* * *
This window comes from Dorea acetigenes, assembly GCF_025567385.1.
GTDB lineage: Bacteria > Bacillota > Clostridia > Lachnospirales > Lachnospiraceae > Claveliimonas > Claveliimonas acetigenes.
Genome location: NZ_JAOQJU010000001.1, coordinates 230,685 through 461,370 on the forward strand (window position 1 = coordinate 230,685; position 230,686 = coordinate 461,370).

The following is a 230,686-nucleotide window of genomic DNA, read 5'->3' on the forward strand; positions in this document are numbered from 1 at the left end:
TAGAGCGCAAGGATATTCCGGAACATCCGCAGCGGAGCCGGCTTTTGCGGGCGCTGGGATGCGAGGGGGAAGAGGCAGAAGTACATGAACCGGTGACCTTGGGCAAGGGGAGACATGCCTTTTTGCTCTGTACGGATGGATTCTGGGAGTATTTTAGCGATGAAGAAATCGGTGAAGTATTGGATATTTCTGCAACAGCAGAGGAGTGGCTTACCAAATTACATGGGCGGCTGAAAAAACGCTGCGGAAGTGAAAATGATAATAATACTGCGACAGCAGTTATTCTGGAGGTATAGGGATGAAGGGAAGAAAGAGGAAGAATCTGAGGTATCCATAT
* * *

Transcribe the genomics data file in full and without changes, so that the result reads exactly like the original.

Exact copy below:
This window comes from Dorea acetigenes, assembly GCF_025567385.1.
GTDB lineage: Bacteria > Bacillota > Clostridia > Lachnospirales > Lachnospiraceae > Claveliimonas > Claveliimonas acetigenes.
Genome location: NZ_JAOQJU010000001.1, coordinates 230,685 through 461,370 on the forward strand (window position 1 = coordinate 230,685; position 230,686 = coordinate 461,370).

The following is a 230,686-nucleotide window of genomic DNA, read 5'->3' on the forward strand; positions in this document are numbered from 1 at the left end:
TAGAGCGCAAGGATATTCCGGAACATCCGCAGCGGAGCCGGCTTTTGCGGGCGCTGGGATGCGAGGGGGAAGAGGCAGAAGTACATGAACCGGTGACCTTGGGCAAGGGGAGACATGCCTTTTTGCTCTGTACGGATGGATTCTGGGAGTATTTTAGCGATGAAGAAATCGGTGAAGTATTGGATATTTCTGCAACAGCAGAGGAGTGGCTTACCAAATTACATGGGCGGCTGAAAAAACGCTGCGGAAGTGAAAATGATAATAATACTGCGACAGCAGTTATTCTGGAGGTATAGGGATGAAGGGAAGAAAGAGGAAGAATCTGAGGTATCCATAT